I am just 2 days shy of returning to my own bed. I have been on the road for most of the past month, home long enough to do laundry, check the mail, and sleep a couple of fitful nights before packing up and heading out again. I have 2 weeks ahead of me and I am ready to reconnect to my own space, see if I can resurrect some of my poor plants. Perhaps I will be more accustomed to the profound emptiness that lives there now that my beloved cat and friend, Butch, is gone.
Butch was a legend among the many poets and friends who have stayed with us, either in my perch on the third floor of Mrs. Powers’ house on Victoria Place for 10 years, or the 10 years since that I have lived in my home. It was 10 years ago last week that a throng of friends moved me from the apartment to this house, quite an ordeal. Butch and my other cat, Angel, were quite disturbed by it all. Angel retreated to the basement for a month. Butch took to finding his way and claiming the space.
Butch was a big boy, born into the wrong body. Some golden lab somewhere was seriously confused because the cat that should have been in Butch’s body was switched at birth. He loved water. He followed me everywhere. And he was relentless in loving.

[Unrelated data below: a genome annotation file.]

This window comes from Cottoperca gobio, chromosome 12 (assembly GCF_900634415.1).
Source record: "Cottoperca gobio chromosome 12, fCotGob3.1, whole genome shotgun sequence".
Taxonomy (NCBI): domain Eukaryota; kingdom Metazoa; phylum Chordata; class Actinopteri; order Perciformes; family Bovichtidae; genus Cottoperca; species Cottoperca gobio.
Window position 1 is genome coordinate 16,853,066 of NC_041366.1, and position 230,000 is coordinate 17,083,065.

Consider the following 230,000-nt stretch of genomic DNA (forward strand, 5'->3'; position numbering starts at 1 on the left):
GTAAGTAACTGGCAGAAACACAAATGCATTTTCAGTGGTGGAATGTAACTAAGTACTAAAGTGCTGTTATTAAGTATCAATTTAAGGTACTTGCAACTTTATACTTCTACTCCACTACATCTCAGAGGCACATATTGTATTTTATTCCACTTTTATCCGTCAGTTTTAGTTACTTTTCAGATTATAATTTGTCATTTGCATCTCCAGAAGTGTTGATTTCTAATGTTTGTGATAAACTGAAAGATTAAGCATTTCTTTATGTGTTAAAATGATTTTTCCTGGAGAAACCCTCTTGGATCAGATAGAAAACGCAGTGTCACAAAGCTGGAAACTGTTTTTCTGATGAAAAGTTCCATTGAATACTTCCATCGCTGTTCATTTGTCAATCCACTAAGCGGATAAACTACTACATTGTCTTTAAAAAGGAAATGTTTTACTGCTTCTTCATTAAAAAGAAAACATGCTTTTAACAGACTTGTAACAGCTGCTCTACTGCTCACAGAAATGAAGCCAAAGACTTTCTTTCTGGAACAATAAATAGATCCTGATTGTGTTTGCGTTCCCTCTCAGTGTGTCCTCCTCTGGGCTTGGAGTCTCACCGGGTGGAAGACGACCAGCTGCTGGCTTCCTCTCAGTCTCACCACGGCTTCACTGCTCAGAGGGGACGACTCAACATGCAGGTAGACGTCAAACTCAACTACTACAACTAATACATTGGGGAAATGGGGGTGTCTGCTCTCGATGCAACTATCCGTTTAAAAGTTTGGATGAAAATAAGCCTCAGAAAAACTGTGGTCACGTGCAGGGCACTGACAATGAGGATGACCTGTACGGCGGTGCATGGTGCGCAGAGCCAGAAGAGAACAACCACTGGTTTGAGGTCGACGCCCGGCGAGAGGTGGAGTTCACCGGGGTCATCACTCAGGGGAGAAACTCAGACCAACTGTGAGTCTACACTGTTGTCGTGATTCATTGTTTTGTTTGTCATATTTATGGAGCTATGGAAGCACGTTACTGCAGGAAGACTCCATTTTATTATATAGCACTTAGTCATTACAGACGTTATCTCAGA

Right now, Butch has been what I have been calling Walt Disneyed. In upstate NY in winter, there is no way to bury a cat. So the day he passed, after a lengthy hospice through the holidays and into the new year, I bathed his body and wrapped him well, then placed the bag that holds him in his bath sheet shroud in a nook in the chest freezer I bought this summer to keep him safe until spring when the ground softens.
The other day, I opened a can of tuna and there was no one to give the liquid to as a treat. With my teaching schedule, I haven’t had much time to adjust to the loss in that kind of immediacy.
Butch came to live with me just a few weeks after I attended my first National Poetry Slam in 1994. I was doing secretarial work at the time and I told several of my friends at work that I was going to do whatever I could to create my life centered on my identity as poet, which I had put on a shelf for nearly a decade.
Now, more than 15 years later, that kitten grew from a frantic little maniac, to a big bruiser, to a distguished older gentleman, to an old, old man. He departed at a time when I am solely supporting myself as a teaching poet and my success in writing has been evident as well. I have gone from just returning to writing to my present self, and Butch was there for the entire journey. Now he leaves me on my own.
He was a great guy. He made a warm spot for me on the bed before I retired on winter nights. He filled my lap with bone-strengthening purrs. Butch loved me unconditionally, and he loved my friends. He will be missed by many. I was lucky to know him. Nite nite Butchie Boy. And thanks loads…
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